1. We need to edit the /etc/apt/sources.list file. Go to Terminal app and type the command: sudo nano /etc/apt/sources.list
  2. Add the mate repository by adding this line: deb http://archive.raspbian.org/mate stretch main

  3. Replace "stretch" with your Raspbian version if you have a different one. Press Ctrl+X, Y and Enter on USB keyboard to save the changes.
  4. Update apt by typing the command in Terminal app: apt-get update .
  5. Install mate by typing the command in Terminal app: sudo apt-get install mate-core mate-desktop-environment

  6. Add mate as default environment for your user by typing this command in Terminal app: sudo update-alternatives --config x-session-manager . In the wizard, type the number corresponding to mate.
  7. Reboot your Raspberry Pi by typing the command: sudo reboot . After reboot you will see the MATE desktop environment.

  8. Let's install a theme now. Search for the package manager of Raspberry Pi (via apt-cache search or through the graphical interface). For example, type this command in Terminal app: sudo apt-cache search mate | grep "\-theme" 
  9. There is also a lot of sites that will give you a link to download more themes via .deb files or PPA repository.
  10. It will be enough to install the theme with the usual command in Terminal app. For example: sudo apt-get install arc-themeIf you have downloaded a theme online, follow the instructions on the page.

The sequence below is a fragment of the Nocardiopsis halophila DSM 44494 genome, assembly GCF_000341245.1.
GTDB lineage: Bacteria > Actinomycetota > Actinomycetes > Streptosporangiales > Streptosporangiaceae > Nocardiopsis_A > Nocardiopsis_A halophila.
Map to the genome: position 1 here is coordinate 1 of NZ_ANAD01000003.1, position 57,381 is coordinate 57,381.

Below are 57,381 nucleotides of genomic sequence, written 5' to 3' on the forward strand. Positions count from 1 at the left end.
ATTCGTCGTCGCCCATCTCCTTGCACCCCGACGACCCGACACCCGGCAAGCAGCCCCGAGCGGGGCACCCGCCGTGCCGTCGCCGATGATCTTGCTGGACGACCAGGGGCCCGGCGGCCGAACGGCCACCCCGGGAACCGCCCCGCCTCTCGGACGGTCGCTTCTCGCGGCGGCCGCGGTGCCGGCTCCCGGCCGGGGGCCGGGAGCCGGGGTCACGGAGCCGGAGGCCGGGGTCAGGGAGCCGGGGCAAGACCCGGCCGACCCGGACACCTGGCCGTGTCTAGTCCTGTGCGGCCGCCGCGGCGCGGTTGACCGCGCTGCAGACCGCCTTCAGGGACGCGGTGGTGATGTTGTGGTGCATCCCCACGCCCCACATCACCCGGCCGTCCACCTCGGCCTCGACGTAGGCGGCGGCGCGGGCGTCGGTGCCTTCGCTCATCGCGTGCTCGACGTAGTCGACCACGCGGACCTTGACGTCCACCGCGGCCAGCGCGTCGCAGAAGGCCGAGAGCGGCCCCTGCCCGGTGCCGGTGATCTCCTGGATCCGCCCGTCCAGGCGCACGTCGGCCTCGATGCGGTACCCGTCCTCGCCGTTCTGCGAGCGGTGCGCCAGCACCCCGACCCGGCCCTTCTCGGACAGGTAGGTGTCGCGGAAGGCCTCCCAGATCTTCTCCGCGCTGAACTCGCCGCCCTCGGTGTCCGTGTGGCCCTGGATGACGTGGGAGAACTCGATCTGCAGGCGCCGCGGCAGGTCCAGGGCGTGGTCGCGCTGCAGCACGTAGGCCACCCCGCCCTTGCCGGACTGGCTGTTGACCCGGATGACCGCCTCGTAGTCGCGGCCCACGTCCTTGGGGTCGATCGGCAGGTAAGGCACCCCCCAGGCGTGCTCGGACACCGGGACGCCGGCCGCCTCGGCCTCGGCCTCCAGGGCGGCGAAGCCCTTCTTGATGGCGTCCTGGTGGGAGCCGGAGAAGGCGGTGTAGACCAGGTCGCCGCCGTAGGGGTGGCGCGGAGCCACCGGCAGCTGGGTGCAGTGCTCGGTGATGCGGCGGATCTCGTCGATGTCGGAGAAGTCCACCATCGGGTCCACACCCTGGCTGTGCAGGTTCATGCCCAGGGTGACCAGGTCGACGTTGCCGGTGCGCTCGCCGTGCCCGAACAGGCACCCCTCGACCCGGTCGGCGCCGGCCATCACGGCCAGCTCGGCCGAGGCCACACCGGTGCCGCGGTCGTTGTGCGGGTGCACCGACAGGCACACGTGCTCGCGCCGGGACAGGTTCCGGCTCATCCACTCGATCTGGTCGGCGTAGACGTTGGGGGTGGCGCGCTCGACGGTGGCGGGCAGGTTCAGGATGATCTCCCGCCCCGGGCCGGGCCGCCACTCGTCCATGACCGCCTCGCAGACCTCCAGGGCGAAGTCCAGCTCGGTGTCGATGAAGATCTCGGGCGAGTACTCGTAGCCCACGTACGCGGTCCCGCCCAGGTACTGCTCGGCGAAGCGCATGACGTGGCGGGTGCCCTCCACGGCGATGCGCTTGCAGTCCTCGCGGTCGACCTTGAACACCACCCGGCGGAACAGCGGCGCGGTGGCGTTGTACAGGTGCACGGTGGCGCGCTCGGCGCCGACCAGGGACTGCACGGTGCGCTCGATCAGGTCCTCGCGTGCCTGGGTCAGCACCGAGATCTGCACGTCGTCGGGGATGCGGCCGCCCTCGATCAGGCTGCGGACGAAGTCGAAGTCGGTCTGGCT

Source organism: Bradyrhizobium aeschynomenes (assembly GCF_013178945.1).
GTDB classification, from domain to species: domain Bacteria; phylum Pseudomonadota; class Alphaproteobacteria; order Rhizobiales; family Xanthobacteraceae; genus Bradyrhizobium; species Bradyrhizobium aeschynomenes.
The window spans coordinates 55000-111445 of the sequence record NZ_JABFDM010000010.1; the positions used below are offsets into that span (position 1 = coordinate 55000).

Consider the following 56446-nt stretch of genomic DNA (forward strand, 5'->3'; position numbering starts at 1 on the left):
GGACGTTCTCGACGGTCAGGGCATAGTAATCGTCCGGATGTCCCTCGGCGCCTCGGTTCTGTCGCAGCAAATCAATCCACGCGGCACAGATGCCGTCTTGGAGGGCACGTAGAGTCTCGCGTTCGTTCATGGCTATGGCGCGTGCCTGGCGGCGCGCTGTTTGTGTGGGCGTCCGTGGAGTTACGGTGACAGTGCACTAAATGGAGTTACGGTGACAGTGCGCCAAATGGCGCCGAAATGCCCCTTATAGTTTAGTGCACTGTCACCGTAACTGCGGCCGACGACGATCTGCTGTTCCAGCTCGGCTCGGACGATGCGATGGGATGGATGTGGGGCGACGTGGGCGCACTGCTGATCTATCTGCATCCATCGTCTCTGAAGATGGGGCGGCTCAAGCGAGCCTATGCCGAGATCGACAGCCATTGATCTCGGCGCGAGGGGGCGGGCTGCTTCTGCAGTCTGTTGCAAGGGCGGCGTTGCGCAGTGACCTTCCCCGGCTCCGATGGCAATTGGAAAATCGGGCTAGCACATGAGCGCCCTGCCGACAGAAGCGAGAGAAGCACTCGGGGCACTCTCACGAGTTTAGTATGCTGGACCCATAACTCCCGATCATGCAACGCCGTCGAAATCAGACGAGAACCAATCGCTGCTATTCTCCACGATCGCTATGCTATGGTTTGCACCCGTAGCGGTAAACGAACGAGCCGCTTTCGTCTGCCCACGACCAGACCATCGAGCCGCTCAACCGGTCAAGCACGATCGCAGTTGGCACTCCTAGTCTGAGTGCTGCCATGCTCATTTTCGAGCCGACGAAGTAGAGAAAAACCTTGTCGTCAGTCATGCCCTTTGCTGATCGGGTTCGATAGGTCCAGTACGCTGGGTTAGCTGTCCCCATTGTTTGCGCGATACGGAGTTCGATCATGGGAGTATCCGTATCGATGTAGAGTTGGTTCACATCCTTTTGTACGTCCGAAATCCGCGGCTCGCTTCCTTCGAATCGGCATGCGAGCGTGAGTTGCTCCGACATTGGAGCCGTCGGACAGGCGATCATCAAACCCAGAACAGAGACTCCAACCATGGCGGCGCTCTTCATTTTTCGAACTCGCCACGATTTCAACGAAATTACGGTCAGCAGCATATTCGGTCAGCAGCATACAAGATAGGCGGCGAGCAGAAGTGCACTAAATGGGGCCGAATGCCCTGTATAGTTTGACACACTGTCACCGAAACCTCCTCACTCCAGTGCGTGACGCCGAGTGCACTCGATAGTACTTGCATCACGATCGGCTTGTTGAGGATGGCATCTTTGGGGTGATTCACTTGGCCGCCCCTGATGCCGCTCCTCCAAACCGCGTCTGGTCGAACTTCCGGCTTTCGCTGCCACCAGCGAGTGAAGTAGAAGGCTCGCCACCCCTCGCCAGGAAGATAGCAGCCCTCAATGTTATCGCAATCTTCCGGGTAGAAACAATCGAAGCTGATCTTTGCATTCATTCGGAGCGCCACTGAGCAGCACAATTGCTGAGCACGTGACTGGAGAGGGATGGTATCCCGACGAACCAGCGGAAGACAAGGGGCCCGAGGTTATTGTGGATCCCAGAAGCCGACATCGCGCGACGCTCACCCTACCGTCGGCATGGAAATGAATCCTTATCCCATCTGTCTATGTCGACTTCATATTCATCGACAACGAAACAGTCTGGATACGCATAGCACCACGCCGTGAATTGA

11. To enable a theme with Raspbian Mate, go to System -> Control Center (you should have something similar in other environments). Then choose Change Theme in the menu, and select the theme.

5. Splash screen

The splash screen is the big picture that appears when you start your Raspberry Pi, just before displaying the desktop.

The splash screen is now managed by Plymouth on Raspbian and this makes everything easier. Before, it was complicated to edit this picture, now we can just type these commands in Terminal app: sudo cp /home/pi/splash.png /usr/share/plymouth/themes/pix/splash.png

sudo reboot

/home/pi/splash.png must, of course, be replaced by the name and location of your original image.

Summary

We have learnt how to customize the desktop of your Raspberry Pi.

Libraries in use

  • None

Script

  • None


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Published at 24-04-2019